Allows companies to do anything a person can do limited only by the requirements that are necessary or convenient to running the company
(13): allows “donations for the public welfare or for charitable, scientific, or educational purposes.”
(15): allows other payments and donations that further co.’s interest (political donations)
Ultra Vires (C14)
Means beyond the scope of authority or power granted to a corporation (note w/out authority you needed) – Cannot challenge the acts of a corp on grounds it doesn’t have powers to act.
(b) A corporation’s power to act may be challenged only if: in a proceeding by a SH to enjoin the act, in a proceeding by the corporation (directly or derivatively against an incumbent, former director, officer, etc.), or in a proceeding by the Attorney General.
Shareholder (C6)
Someone that owns the residual value in the equity of the corporation.
Board of Directors (Requirements/Duties) (C38)
Corp is required to have a BoD
Has authority for exercising all corp. powers and managing corp.’s business and affairs.
Board will manage the company (true for large corporations, but not small ones)
Most peoplesay that the Board acts as a principal and not the agent and therefore makes the decisions (book says the board is agent for SHs)
Certificate of Existence and Articles of Incorporation –docs issued by a state authority granting a corp its legal existence and right to function as a corp – normally filed w/ the Sec. of State.
Certificate of Existence (C5) – says corp is in good standing.  But, also check w/ Dept of Revenue tooà most probs business has will NOT be w/ Sec. of State.
Articles of Incorporation (C10) – lists what you have to do to set up a corp.  Filed by a lawyer/business owner w/ the Sec. of State.
provides General Powers of a Corporation (C12):
Req. to forming a corp. Must be filed w/ Secretary of State. Articles must set forth:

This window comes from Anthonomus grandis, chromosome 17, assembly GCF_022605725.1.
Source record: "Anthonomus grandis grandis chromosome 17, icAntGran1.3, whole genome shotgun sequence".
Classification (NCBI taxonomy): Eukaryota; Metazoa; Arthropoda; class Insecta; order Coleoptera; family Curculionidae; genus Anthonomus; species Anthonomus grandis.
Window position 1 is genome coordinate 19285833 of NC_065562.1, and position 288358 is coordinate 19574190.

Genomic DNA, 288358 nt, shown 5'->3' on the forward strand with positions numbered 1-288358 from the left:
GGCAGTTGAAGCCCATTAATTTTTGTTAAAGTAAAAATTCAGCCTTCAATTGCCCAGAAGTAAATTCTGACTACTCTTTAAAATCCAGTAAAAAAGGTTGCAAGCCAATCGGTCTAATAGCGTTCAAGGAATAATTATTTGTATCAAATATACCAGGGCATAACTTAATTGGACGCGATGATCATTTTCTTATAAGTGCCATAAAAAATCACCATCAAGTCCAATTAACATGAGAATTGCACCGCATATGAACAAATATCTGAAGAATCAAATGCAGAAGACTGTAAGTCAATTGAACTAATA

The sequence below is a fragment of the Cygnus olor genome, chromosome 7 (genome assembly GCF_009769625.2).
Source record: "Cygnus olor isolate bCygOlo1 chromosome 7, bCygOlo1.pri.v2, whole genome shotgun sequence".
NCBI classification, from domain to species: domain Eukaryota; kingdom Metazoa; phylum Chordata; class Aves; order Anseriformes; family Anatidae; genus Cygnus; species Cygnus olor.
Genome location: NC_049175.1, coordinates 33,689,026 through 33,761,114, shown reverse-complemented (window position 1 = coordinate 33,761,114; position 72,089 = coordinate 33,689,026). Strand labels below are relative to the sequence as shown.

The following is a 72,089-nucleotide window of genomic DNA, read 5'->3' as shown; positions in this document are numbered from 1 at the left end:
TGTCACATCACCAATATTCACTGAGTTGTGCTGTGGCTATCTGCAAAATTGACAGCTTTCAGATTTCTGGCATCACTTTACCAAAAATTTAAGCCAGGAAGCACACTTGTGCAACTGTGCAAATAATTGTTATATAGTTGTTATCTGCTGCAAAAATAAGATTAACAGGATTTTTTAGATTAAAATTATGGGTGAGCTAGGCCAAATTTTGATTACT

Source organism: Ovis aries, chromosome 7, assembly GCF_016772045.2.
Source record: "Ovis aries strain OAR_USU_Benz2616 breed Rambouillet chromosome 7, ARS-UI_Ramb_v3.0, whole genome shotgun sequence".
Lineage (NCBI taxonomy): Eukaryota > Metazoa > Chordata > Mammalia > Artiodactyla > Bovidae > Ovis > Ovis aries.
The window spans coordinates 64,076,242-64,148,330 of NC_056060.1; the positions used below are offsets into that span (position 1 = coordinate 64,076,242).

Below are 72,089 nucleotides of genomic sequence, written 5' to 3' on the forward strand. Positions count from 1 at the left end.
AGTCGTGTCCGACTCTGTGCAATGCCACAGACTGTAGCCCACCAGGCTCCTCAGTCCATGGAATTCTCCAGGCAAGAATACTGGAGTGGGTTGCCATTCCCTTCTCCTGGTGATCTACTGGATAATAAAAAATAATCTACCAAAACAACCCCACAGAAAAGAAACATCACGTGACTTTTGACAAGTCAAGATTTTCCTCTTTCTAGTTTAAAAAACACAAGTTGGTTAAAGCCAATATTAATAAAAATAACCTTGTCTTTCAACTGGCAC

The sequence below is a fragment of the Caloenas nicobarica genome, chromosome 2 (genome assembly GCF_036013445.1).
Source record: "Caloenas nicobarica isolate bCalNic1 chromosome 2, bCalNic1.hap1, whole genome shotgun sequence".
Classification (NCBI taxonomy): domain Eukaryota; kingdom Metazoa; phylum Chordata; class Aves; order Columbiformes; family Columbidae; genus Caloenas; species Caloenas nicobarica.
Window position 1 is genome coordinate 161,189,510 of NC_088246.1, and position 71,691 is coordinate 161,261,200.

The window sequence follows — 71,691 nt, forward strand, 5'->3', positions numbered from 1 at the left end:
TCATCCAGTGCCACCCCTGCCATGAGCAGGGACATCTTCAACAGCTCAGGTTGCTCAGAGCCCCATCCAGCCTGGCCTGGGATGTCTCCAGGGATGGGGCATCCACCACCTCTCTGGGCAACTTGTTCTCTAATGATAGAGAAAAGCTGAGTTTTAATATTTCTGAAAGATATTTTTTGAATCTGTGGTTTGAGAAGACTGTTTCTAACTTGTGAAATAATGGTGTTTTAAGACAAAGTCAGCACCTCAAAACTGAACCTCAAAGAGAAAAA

A corporate name that satisfies the requirement of 33-4-101
The number of shares the corp. is authorized to issue, itemized by class
Address of Corp’s initial registered office and the name of registered agent.
Name and address of each incorporator and their signature
Certificate, signed by licensed SC attorney that all reqs of this § complied w/
Articles may set forth provisions not inconsistent w/ law regarding: managing and regulating affairs of the corp. and defining, limiting, and regulating powers of BoD and SHs
What can a SH do if he doesn’t like what the company does?  à sell the stock.
General Building Block Concepts:
Law views a business/corp. as a separate entity, separate legal person (Burnwell v. Hobby Lobby)
Real persons act for the corporation – as agents.
A Corp. w/ more than one owner can distribute and use its funds in ways that are opposed by at least some of its owners.
Each corp. is incorporated under a specific state statute –
Owner’s make money from business in 3 general ways:
By receiving distributions/dividends of all or part of the $ business has earned
By selling all/part of ownership interest in the business for more than paid for it (sell stock)
Receiving a salary (if you’re working for the business – common in SC)
How does owner know how much $ business has made and how much it’s worth?à financial statements
Financial Statements for Shareholders (C98).  A corp. must keep certain financial documents for SHs (balance sheet, income statement, statement of changes in SHs’ equity.) (owners/CPA preparing these not you)
Should be accompanied by statement saying how it was calculated and should be sent to every SH w/in 120 days of the end of the fiscal year